“To build a strong community of impactful teachers and leaders based on the sharing and development of practitioner excellence and evidence-based practice”.

That sense of “community” and “sharing” in our mission, and “alliance” in our name is crucial; it is about doing with, not doing to. Our strategic leads shape our areas of focus, but they do not have all the answers. STSA will only succeed if it continues to bring together a wide range of schools to develop and improve alongside each other, drawing on expertise that already exists in schools across the borough, and creating new best practice through purposeful collaboration. Ultimately, STSA is whatever those schools who engage in the alliance make it.

The answer to where STSA fits within the wider Southwark landscape is, for now, less clear – largely because that landscape is itself evolving. In the short-term we are working with the council, as well as schools, to ensure that between us we cater coherently for the needs of Southwark learners, schools and their staff. Beyond that, we look forward to playing our part in shaping the landscape of the future, realising fully our potential to provide a forum for collaboration and action that strengthens and benefits all Southwark schools and the children and young people they serve.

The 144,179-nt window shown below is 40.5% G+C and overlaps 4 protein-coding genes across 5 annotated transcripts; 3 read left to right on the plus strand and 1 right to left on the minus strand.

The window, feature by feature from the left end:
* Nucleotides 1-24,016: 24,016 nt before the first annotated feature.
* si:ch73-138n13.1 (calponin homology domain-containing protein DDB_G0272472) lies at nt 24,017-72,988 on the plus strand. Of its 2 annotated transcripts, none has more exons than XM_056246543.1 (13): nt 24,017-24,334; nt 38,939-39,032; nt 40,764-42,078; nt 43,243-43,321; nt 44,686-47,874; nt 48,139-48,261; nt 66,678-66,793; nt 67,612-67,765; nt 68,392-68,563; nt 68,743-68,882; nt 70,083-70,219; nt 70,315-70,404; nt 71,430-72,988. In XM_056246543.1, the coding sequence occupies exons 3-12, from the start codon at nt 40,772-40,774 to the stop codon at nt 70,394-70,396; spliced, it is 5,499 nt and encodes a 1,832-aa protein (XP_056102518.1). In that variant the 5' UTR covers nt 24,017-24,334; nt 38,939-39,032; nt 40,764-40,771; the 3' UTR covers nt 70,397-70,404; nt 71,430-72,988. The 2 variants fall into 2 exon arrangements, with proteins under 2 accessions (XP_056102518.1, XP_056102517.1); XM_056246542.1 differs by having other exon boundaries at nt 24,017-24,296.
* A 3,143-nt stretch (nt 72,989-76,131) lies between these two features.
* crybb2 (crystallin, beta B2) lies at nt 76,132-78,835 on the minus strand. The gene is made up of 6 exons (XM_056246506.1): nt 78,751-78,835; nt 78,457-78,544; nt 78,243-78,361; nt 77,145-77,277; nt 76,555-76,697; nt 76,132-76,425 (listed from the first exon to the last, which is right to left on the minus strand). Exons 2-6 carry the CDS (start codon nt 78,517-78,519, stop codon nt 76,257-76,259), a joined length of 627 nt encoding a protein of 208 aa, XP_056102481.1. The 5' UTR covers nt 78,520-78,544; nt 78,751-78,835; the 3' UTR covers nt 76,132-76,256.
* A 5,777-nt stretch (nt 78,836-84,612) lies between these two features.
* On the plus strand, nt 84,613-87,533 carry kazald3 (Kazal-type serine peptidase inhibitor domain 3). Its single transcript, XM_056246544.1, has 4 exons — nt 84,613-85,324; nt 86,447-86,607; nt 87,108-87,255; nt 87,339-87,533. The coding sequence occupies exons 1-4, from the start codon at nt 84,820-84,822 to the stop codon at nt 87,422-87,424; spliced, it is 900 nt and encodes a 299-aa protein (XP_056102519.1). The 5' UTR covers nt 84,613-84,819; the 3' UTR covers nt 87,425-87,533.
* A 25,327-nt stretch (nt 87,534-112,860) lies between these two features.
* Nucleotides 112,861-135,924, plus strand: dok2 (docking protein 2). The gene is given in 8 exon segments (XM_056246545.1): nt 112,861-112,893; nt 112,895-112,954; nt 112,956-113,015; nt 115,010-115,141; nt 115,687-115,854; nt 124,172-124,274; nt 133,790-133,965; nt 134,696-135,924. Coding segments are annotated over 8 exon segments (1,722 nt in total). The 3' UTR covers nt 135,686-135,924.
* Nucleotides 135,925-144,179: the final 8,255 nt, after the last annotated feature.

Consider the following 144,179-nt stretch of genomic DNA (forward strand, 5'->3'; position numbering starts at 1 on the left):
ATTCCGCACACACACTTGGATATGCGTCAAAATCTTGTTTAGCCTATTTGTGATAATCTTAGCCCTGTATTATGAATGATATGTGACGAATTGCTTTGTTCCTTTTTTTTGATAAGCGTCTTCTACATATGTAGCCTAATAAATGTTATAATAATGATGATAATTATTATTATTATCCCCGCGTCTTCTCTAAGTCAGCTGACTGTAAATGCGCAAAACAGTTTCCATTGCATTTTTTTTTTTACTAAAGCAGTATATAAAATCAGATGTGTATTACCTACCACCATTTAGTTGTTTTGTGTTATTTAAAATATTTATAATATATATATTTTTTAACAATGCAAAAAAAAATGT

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We are thrilled to announce the appointment of Dr Kate Chhatwal as Director of Southwark Teaching School Alliance. Here she shares a bit about herself and why she’s excited to be taking up the role in September:

 

I started my career working in the Department for Education and Skills (as it was then known) on a strategy to improve adult literacy and numeracy. I believed – and still do – that education has the power to transform individuals and societies for the better – not just academically, but personally, socially, creatively and culturally. Having just completed a PhD in education policy, I thought the way to “make a difference” was by thinking great thoughts and writing great strategies at what I imagined was the heart of the education system.